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Winamp locks onto Windows title bars

A software plug-in for Winamp puts controls on title bars of applications--including the bar of Microsoft's competing Windows Media Player.

Microsoft may be nearing a courtroom victory in its historic antitrust battle, but it faces new challenges from rivals intent on stripping away its control of the PC desktop.

Programmers on Friday released a software addition for AOL Time Warner's Winamp media player that adds controls to the title bar of Windows applications, a move that apparently ignores Microsoft's interface guidelines for third-party software developers.

Yahoo also recently unveiled a package of services, called Yahoo Essentials, that embeds its instant messaging client within Internet Explorer and makes Yahoo the default search engine within the browser address bar.

Both moves reflect an ongoing effort by Microsoft competitors to customize interfaces on the desktop in hopes of counteracting the software giant's monopoly advantages--a step that may become an even higher priority now that the government has all but settled its antitrust suit against the company.

"Eyeballs on the desktop and the Web are polarizing, and everyone wants to get in front of consumers," said Chris Letocq, an industry strategist for SageCircle who follows information technology.

Test versions of the Winamp plug-in add displays and buttons to reserved areas on desktop applications in Windows XP, Windows 2000 and other recent versions of the operating system. The control allows people to pause, play and scroll through music playlists. It also automatically appears on whatever window happens to display an active application, whether it's a browser, an e-mail program or even Microsoft's competing Windows Media Player.

Normally, Microsoft strictly limits the use of the title bar in the interests of creating a standard look and feel for all applications that run on its Windows OS. The space generally carries buttons in the upper right-hand corner to resize, close or collapse an application window, as well as some limited information about an application or file in the upper left-hand corner.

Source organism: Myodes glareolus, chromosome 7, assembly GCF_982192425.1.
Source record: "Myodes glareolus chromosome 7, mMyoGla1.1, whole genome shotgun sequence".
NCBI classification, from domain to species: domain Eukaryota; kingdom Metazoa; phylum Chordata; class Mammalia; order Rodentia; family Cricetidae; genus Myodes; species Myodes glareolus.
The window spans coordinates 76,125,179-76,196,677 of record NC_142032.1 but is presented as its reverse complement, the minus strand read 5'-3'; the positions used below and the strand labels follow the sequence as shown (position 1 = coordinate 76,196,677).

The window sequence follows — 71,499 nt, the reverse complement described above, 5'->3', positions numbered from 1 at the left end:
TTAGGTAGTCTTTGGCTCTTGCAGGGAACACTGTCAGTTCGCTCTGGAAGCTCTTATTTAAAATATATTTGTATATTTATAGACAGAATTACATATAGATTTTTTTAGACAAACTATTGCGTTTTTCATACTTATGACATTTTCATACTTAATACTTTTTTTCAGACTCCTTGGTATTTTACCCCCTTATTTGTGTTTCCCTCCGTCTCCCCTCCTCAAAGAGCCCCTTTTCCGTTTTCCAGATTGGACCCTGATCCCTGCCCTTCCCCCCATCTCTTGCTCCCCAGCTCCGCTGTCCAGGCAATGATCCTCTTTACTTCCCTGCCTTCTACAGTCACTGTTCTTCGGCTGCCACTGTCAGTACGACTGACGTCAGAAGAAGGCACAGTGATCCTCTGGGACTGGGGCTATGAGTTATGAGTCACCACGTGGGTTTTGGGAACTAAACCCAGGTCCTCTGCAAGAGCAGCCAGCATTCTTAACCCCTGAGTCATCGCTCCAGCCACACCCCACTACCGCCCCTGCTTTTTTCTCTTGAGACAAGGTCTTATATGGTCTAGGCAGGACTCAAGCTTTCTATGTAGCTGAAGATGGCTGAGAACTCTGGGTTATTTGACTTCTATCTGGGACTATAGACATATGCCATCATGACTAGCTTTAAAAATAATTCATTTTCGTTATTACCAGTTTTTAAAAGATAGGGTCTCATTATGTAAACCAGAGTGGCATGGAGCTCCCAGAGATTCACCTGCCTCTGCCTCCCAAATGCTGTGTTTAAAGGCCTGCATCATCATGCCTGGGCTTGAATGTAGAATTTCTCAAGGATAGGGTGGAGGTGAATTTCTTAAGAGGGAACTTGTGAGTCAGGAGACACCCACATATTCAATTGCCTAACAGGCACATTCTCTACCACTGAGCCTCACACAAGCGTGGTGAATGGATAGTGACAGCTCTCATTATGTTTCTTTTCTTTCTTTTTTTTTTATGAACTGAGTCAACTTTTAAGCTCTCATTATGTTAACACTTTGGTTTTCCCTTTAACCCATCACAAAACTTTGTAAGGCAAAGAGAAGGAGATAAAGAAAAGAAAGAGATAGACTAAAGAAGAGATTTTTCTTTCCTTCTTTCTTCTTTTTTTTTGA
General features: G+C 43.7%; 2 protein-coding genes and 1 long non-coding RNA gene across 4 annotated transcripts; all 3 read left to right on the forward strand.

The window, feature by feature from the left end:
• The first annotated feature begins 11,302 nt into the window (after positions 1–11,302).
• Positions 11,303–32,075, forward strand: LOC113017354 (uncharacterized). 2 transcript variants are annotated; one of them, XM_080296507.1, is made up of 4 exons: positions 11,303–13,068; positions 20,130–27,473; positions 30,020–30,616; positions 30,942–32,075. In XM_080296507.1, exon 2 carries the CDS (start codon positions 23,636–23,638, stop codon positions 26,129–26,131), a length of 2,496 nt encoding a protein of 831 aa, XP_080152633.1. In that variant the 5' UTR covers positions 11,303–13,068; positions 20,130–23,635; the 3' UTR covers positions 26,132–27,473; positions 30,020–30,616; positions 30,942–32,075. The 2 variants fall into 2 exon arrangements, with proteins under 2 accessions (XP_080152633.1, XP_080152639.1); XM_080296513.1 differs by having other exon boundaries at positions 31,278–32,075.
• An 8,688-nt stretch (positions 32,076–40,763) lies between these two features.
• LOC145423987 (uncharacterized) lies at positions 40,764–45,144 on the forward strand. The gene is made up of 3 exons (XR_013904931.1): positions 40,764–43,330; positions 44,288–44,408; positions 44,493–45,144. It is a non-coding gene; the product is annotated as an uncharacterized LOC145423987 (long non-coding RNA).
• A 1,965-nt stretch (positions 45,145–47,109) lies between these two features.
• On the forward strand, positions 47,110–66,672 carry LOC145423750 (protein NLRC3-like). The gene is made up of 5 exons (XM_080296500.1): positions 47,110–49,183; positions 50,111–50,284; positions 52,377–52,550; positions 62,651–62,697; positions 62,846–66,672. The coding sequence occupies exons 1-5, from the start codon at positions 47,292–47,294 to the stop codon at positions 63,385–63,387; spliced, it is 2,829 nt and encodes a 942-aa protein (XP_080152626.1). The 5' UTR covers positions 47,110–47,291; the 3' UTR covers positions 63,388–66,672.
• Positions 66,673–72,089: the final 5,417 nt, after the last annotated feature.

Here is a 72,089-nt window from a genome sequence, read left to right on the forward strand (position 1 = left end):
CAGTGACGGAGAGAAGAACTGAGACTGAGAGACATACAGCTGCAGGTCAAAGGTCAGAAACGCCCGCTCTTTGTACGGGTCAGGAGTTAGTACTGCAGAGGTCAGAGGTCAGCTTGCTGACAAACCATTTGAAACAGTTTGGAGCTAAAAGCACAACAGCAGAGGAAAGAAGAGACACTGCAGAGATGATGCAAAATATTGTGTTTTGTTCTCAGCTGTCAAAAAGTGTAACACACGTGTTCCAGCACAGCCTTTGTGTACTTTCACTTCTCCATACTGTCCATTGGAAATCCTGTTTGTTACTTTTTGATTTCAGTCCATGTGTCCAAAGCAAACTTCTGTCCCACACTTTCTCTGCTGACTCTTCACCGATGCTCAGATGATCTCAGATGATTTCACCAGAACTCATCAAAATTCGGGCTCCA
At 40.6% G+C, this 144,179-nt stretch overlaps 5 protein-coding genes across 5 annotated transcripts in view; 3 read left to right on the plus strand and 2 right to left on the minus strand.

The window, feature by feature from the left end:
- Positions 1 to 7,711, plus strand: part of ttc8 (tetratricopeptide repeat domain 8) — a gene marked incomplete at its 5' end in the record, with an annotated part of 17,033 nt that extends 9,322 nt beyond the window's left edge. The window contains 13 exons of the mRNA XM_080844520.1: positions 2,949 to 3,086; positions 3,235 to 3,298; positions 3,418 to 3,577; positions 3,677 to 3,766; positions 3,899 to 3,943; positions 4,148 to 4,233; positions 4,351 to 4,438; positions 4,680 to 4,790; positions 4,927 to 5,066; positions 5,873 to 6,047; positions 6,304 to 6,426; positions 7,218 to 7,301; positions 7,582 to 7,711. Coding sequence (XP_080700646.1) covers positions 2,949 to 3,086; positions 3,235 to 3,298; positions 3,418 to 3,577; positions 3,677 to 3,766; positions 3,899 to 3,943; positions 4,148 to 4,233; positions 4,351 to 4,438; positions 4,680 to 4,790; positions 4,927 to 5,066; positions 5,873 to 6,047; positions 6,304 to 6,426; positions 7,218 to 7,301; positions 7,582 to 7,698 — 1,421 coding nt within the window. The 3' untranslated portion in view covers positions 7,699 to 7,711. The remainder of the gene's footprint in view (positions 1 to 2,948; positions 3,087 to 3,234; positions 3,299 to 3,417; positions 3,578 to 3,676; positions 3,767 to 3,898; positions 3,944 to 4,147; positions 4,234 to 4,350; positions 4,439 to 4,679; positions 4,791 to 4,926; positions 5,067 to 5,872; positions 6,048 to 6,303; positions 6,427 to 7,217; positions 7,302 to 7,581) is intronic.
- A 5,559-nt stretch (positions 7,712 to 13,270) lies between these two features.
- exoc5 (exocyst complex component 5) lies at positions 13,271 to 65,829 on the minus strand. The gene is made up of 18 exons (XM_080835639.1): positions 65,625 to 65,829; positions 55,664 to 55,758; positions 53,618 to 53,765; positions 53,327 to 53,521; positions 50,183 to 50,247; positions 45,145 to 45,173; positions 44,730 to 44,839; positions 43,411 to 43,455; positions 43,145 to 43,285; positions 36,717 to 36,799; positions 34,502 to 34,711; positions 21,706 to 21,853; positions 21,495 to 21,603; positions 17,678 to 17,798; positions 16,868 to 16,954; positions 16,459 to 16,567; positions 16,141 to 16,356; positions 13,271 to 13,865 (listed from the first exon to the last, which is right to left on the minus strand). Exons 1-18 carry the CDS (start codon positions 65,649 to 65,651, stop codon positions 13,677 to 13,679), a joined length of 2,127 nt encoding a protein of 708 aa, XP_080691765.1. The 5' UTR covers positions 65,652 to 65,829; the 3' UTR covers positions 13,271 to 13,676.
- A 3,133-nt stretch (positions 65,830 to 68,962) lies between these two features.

Brennan Underwood, principle software engineer at AOL Time Warner's Nullsoft division, said the company had no part in creating the plug-in.

"We (Nullsoft) didn't write this plug-in," Underwood wrote in an email. "It's a third-party plug-in we were previously only barely aware of."

Microsoft could not be immediately reached for comment.

The Winamp plug-in could signal an extension of the customization battle from the browser to media players, where Microsoft has progressively introduced plans to tie its products more closely to the operating system. Those moves have set off concerns that the company may use its OS monopoly to take over the digital media market, repeating a formula that helped it displace Netscape Communications in the browser wars.

Microsoft has been facing off primarily against RealNetworks and its RealOne Player. But Winamp, with about 100 million downloads and the backing of parent AOL Time Warner, cannot be discounted.

While Nullsoft said it has no part in the plug-in, it has sought greater control over consumers on the desktop in the past: Winamp and other media players have long prompted people to set a default application that will launch with attempts to play certain file types, such as MP3s. As a result, people who use multiple players may find themselves repeatedly pestered to switch between products.

Such tug-of-wars are irksome and could lead many customers to forgo customization in the interests of maintaining a simple and unified experience.

"A number of companies tried this with Windows several years ago, but those efforts died of natural causes," said Letocq, who added that consumers have shied from such products in the past. "Whether or not people gravitate toward this will depend on how useful they find the feature. That will be Winamp's challenge."